Calais Community Hospital received notice of the Union’s intention to strike November 18 and 19. The hospital is very saddened that union members have chosen to strike at a time when we are in the midst of the Coronavirus pandemic bearing down our on community. If union members choose to follow through with a strike, the hospital will remain operative. Essential services will be maintained; however non-emergent or elective services may need to be temporarily suspended. The CCH Swab and Send COVID-19 testing and pain clinic procedures are examples of such services that may have to be suspended during this two day strike.
Last year Hospital administration began developing a detailed plan to respond to a strike notice and is confident that essential hospital services will be able to continue as usual. Knowing a short strike is a common tactic of the union, we felt it was our due diligence to be prepared for this scenario. There is sufficient skilled non-union staff available to provide clinical services. If necessary, temporary skilled nurses and techs with experience covering services at striking facilities will be utilized.
We do not believe a strike will bring the parties any closer to agreement. We have just begun to negotiate with the Technical unit. Since August multiple dates were offered by the hospital to come to the table, but were only accepted twice by the union. The hospital offered 9 different days from August 21 to September 18 and every day from September 18 through October 16. The union agreed to meet only on September 18 and October 16. The union offered November 10 and 12 which the hospital accepted. In the meantime, the union provided a strike notice.
The only issues that have separated the hospital and the RN’s and Medical Technologists are health insurance and paid time off. We have offered the union the exact same health insurance and paid time off as is provided to every other hospital employee, including administrators. Market analysis shows our insurance and paid time off benefits are in line with other healthcare organizations. Yet, the union wants more.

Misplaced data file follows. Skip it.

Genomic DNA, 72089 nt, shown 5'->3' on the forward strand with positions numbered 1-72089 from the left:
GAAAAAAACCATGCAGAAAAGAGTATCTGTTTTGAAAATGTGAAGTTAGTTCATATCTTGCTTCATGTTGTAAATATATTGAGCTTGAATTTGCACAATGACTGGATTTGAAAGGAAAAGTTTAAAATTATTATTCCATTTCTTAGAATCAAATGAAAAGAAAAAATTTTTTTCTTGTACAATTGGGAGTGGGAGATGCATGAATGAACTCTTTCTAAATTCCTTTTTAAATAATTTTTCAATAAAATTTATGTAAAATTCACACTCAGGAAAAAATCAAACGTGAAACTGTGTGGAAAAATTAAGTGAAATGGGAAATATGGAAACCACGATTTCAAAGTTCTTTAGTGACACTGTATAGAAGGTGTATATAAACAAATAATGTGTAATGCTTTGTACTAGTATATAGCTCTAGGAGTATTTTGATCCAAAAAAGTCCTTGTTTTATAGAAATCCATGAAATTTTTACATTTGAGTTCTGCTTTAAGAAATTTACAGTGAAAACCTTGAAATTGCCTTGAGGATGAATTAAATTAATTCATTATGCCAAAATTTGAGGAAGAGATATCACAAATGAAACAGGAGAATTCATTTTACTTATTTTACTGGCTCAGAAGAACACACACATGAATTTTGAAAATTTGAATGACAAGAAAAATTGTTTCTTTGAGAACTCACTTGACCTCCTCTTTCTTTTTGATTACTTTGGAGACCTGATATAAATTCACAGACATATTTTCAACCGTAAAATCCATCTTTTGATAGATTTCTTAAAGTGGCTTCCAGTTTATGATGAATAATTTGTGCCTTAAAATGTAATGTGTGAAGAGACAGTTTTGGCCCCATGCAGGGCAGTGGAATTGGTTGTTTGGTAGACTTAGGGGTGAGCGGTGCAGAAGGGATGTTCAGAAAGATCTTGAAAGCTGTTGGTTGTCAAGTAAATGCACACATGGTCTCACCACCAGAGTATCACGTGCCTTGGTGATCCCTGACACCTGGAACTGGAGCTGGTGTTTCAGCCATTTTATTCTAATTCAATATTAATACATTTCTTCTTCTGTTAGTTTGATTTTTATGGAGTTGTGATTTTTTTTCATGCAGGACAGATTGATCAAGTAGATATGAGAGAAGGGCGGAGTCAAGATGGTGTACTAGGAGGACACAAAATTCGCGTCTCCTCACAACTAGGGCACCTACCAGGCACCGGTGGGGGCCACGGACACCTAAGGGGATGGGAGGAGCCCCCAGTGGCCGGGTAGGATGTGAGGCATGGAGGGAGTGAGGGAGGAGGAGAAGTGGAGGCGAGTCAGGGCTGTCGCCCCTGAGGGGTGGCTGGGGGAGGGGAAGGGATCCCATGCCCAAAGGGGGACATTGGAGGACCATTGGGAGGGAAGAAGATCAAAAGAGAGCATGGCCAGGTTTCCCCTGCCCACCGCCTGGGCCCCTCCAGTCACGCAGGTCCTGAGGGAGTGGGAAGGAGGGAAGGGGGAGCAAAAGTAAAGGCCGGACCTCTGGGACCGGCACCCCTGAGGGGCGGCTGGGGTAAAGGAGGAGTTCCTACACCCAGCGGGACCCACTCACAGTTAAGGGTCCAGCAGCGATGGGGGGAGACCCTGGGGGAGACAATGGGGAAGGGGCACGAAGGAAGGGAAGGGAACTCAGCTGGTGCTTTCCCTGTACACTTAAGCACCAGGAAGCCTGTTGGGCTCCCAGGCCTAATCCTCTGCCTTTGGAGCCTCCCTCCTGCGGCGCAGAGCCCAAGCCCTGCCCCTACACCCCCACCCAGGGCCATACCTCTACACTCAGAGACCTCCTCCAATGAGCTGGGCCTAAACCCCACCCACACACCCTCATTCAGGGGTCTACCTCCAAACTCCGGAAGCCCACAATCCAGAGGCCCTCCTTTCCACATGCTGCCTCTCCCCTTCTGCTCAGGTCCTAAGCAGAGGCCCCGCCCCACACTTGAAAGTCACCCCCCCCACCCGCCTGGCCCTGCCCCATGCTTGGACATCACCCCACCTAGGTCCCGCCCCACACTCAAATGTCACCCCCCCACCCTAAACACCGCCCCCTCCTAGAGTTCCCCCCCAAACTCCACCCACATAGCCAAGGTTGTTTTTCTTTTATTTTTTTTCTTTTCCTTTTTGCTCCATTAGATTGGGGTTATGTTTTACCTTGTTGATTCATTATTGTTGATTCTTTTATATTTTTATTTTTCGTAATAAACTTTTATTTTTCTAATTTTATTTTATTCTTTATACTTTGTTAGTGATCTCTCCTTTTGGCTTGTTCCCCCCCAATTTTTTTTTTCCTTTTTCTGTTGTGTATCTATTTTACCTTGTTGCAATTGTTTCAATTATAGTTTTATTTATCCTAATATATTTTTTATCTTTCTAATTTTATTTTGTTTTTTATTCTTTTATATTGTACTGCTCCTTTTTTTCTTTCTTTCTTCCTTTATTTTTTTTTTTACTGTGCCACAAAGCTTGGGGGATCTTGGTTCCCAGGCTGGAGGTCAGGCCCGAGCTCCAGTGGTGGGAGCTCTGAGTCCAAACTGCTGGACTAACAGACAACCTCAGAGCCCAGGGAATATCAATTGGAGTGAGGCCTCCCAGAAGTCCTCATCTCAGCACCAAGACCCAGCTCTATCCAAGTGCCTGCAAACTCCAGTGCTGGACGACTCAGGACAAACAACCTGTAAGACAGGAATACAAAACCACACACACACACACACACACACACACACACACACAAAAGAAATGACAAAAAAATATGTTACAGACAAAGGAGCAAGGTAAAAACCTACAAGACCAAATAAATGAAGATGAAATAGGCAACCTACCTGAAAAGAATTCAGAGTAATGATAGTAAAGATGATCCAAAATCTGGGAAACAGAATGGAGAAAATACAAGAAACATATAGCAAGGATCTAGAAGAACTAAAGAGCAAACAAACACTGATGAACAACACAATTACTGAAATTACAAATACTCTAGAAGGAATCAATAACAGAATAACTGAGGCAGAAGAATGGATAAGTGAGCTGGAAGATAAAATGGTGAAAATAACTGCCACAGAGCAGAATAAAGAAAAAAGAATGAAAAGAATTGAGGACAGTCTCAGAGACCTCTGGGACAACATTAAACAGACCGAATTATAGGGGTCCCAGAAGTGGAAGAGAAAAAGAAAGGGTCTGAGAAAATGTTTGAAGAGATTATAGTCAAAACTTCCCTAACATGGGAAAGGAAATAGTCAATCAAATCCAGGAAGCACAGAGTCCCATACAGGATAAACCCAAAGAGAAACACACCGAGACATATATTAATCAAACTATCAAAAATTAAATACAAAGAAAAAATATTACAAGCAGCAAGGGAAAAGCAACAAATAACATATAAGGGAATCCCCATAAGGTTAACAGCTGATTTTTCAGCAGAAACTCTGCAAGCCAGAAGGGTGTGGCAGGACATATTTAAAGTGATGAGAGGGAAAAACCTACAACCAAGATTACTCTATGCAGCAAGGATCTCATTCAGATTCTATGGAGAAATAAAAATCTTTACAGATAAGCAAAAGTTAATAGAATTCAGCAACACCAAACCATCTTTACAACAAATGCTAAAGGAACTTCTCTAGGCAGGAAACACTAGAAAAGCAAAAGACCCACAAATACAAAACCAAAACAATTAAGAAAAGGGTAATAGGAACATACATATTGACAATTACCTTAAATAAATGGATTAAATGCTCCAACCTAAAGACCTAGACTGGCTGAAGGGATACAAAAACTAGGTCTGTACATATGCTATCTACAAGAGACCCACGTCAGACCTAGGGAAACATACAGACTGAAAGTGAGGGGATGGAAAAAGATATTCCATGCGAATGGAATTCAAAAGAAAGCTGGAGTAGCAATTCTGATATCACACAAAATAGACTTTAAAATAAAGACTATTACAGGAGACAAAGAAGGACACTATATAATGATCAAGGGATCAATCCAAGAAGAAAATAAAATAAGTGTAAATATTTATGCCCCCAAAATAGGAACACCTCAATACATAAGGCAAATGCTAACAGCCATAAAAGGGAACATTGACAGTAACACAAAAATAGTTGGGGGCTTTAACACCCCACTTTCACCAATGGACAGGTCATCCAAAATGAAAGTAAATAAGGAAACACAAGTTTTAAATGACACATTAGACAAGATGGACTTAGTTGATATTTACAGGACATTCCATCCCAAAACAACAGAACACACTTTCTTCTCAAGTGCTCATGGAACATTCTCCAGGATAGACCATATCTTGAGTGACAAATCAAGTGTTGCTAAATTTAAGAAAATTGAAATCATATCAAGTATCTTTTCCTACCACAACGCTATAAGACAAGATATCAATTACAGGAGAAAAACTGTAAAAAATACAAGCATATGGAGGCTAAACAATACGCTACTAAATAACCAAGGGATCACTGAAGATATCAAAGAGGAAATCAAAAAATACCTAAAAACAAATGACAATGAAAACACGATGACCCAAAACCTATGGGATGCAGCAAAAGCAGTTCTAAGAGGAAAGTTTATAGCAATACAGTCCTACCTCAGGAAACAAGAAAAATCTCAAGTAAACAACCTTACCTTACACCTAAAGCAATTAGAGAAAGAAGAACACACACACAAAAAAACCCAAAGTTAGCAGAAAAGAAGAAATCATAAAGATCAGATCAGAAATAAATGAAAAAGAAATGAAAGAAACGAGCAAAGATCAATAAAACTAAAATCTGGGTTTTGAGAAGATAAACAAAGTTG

This strike is at a time when our community need is high and we find it hard to picture how this choice is beneficial ‘for our patient’ or ‘patient safety’, which is a common theme misused by unions during health organization strikes – even when the dissenting issues are not based on safety. Sound financial management is beneficial ‘for our patient’ because it enables us to be able to continue providing high quality healthcare and keep jobs in our community.
The hospital has addressed concerns repeatedly and tried to make this a win-win situation. CCH Administration will continue to speak up for our patients and work for the best interests of our staff as a whole, not just the 17% who are represented by the union. We will not be deterred just because we do not agree whole heartedly with the union position or demands. We continue to offer opportunities to negotiate in good faith with the Maine State Nurses Union. Only together can we strengthen the hospital’s financial position so we can continue to provide great care to this community. Everyone at Calais Community Hospital is committed to providing high-quality, safe healthcare, from our medical professionals to our administrative staff to our volunteers. We ask that the Maine Nurses Association join us in putting our patients’ health and safety first.
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